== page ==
The truth about being an “agriCULTURE" Volunteer

Maize field, Ghana
By Bryan Pride
Sept. 13, 2018

There is a misconception that when you serve as an agriculture Volunteer, you are teaching people how to farm. This is definitely not the case. 

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A pot of highly nutritious moringa stew.

The first three months of my service were spent going to farms, weeding and battling scorpions while digging up yams. As I visited the farms, I asked about crop yields, planting methods and water supply. As I listened to the farmers, we built mutual trust and together we talked about ways I could assist farmers in better providing food for their community.

As agriculture Volunteers, we spend much of our time asking questions about the challenges farmers are facing, such as low crop yields or difficulty accessing seeds and markets to sell produce. We also act as connectors — we connect farmers with other resources to support communities in becoming more food secure. We help women gain access to land, help families start home gardens and discuss nutrition. 

In Ghana, like most West African countries, many people you meet are farmers. Many of the farmers learned how to farm from their fathers, and they have been farming the same way throughout generations. So where does the Peace Corps fit in?

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One of Bryan's main projects was the development of a large-scale moringa farm.

Agriculture isn’t just about the act of farming and farming techniques. At its root, it’s about food, and food is all about culture. When you learn about the food and culture of your community, you start to understand what they grow and why. You also learn about how the environment impacts the culture of your community and the food they eat. As you learn, you earn people’s trust and can begin to work on projects that will improve food security.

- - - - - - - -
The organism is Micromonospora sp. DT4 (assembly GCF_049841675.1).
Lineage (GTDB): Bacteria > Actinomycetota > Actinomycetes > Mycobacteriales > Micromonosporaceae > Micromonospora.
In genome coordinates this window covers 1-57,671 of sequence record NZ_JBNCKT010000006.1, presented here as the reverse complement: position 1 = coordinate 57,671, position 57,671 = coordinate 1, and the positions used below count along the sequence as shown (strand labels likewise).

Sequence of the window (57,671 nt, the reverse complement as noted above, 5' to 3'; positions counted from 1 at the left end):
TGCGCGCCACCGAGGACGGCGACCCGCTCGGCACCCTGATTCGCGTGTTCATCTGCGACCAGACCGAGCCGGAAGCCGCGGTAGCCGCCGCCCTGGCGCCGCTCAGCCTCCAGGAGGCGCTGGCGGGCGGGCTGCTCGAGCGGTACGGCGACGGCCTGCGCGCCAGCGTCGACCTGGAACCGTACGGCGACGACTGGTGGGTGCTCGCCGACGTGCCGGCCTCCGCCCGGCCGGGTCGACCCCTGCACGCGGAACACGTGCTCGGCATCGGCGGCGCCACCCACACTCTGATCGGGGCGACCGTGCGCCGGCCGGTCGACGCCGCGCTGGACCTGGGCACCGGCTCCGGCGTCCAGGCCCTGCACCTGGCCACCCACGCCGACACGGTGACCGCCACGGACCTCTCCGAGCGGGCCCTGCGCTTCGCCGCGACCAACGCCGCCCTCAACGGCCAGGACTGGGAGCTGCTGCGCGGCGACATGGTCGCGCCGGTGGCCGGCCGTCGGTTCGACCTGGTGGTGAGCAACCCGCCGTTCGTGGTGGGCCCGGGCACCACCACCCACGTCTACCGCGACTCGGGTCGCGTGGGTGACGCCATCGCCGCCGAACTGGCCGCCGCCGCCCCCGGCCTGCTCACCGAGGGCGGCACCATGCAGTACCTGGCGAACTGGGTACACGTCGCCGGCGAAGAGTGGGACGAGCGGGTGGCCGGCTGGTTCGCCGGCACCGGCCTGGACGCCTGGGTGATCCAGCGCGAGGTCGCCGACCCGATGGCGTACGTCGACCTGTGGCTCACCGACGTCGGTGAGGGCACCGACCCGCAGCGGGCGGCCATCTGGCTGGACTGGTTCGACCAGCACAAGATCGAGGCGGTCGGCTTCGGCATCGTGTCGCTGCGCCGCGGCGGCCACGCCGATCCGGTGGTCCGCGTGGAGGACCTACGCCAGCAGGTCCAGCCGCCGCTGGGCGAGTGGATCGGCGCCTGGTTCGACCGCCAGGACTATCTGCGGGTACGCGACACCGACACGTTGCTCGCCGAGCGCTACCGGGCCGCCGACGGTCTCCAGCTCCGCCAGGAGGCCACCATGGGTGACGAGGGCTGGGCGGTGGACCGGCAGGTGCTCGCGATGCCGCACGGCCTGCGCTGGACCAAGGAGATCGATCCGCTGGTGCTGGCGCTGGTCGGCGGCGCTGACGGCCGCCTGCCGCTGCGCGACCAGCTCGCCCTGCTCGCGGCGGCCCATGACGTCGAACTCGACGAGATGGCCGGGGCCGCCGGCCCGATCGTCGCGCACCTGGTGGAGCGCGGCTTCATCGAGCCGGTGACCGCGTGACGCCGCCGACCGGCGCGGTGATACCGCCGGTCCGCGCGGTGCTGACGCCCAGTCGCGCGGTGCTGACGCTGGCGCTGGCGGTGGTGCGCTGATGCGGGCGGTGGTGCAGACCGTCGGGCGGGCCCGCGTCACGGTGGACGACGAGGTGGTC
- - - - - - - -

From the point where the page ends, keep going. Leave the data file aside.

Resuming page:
It’s important to remember that agriculture is about providing food for a farmer’s family and generating income. Many farmers will be reluctant to change practices they learned from their fathers, because they know that if they continue with the way they have been farming, some food will come, and some food is better than no food. Having complete crop failure, and no food at all, is always seen as risk, and it happens. This is why encouraging people to improve or alter their farming practices isn’t always easy and why building relationships is key to success.  

One of my most successful projects was helping my neighbor start a garden that could survive during the six-month period without rainfall in Ghana, demonstrating that the community could have fresh food year-round.  

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Youth learn how to plant moringa trees.

The Peace Corps agriculture sector welcomes a multitude of people from various backgrounds — some of us have extensive agriculture experience, while others may have only started gardening once they arrived in their country of service. Whatever your background, the key to being an agriculture Volunteer is your ability to listen to your community, learn what their concerns are and build relationships.

If you’re still intimidated about being in the ag sector, just put more emphasis on “culture” when you say agriCULTURE and you will be fine.

Hope to see you at the farm soon. 

Bryan Pride

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